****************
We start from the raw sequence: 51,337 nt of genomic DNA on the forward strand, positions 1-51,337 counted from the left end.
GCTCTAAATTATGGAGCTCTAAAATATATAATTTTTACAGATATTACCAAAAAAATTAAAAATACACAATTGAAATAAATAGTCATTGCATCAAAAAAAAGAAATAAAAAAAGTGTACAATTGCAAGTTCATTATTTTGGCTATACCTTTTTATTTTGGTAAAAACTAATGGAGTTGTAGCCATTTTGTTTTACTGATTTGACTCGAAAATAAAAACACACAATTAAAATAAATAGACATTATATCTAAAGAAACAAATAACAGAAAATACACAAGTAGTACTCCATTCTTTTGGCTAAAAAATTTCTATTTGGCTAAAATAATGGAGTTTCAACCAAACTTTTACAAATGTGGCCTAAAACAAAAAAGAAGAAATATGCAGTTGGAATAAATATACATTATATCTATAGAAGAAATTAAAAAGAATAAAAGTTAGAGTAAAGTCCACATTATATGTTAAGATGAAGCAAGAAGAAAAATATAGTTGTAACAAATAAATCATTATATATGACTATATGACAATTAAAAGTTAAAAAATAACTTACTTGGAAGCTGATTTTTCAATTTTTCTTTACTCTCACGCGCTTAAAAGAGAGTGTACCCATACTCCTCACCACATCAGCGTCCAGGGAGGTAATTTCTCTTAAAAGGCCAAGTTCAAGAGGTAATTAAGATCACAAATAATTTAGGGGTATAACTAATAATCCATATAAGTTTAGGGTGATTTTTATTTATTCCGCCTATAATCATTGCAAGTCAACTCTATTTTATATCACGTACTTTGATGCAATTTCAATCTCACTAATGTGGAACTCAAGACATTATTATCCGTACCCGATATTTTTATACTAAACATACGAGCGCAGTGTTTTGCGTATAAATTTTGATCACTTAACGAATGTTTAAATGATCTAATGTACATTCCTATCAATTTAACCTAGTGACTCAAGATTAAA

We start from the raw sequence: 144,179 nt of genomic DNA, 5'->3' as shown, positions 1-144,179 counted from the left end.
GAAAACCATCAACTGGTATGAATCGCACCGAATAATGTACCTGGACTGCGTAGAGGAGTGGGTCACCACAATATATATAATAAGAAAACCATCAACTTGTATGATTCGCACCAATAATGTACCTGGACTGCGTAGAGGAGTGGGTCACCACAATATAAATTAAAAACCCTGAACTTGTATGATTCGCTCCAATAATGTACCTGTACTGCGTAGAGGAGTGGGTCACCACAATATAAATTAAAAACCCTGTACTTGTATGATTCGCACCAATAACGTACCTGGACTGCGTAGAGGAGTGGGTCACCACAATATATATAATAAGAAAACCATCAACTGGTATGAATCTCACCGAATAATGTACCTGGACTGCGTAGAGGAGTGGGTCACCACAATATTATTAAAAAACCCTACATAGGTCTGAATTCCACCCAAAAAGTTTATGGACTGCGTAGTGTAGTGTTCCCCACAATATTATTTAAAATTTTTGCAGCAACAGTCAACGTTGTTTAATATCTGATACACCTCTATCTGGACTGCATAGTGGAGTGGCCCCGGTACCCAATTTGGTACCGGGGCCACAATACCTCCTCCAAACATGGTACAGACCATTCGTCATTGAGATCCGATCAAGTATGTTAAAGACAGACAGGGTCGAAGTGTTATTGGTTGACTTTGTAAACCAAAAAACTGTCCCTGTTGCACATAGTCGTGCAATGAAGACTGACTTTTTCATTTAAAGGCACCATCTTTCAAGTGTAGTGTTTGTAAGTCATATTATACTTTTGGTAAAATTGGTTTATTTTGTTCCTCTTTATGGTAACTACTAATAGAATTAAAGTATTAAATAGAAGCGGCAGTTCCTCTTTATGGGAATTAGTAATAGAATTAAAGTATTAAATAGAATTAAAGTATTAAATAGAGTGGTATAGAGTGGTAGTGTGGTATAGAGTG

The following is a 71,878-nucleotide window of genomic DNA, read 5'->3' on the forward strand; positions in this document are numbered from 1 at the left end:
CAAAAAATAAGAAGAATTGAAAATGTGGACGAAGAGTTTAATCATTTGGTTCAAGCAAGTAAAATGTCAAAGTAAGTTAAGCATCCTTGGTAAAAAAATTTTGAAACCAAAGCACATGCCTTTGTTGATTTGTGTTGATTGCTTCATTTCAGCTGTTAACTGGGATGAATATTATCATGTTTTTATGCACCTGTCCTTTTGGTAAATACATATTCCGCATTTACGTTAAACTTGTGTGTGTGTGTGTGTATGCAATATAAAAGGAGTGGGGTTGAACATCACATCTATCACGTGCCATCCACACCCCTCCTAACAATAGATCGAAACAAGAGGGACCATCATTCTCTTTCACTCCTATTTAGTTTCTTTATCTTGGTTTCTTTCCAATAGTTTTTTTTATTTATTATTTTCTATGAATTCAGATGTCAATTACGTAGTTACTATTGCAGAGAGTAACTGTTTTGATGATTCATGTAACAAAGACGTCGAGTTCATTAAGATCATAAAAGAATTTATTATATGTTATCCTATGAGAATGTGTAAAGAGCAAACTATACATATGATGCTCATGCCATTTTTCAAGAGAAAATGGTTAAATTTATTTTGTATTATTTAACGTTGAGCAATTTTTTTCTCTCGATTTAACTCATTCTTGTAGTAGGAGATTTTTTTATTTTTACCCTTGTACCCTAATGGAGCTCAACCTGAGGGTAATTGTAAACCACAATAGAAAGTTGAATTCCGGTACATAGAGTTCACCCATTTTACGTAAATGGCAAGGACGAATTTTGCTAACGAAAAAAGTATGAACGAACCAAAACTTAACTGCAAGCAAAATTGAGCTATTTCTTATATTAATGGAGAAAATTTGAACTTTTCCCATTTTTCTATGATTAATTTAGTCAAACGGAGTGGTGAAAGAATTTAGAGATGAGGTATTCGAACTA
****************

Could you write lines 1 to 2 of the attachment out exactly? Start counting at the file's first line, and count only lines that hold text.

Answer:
We start from the raw sequence: 51,337 nt of genomic DNA on the forward strand, positions 1-51,337 counted from the left end.
GCTCTAAATTATGGAGCTCTAAAATATATAATTTTTACAGATATTACCAAAAAAATTAAAAATACACAATTGAAATAAATAGTCATTGCATCAAAAAAAAGAAATAAAAAAAGTGTACAATTGCAAGTTCATTATTTTGGCTATACCTTTTTATTTTGGTAAAAACTAATGGAGTTGTAGCCATTTTGTTTTACTGATTTGACTCGAAAATAAAAACACACAATTAAAATAAATAGACATTATATCTAAAGAAACAAATAACAGAAAATACACAAGTAGTACTCCATTCTTTTGGCTAAAAAATTTCTATTTGGCTAAAATAATGGAGTTTCAACCAAACTTTTACAAATGTGGCCTAAAACAAAAAAGAAGAAATATGCAGTTGGAATAAATATACATTATATCTATAGAAGAAATTAAAAAGAATAAAAGTTAGAGTAAAGTCCACATTATATGTTAAGATGAAGCAAGAAGAAAAATATAGTTGTAACAAATAAATCATTATATATGACTATATGACAATTAAAAGTTAAAAAATAACTTACTTGGAAGCTGATTTTTCAATTTTTCTTTACTCTCACGCGCTTAAAAGAGAGTGTACCCATACTCCTCACCACATCAGCGTCCAGGGAGGTAATTTCTCTTAAAAGGCCAAGTTCAAGAGGTAATTAAGATCACAAATAATTTAGGGGTATAACTAATAATCCATATAAGTTTAGGGTGATTTTTATTTATTCCGCCTATAATCATTGCAAGTCAACTCTATTTTATATCACGTACTTTGATGCAATTTCAATCTCACTAATGTGGAACTCAAGACATTATTATCCGTACCCGATATTTTTATACTAAACATACGAGCGCAGTGTTTTGCGTATAAATTTTGATCACTTAACGAATGTTTAAATGATCTAATGTACATTCCTATCAATTTAACCTAGTGACTCAAGATTAAA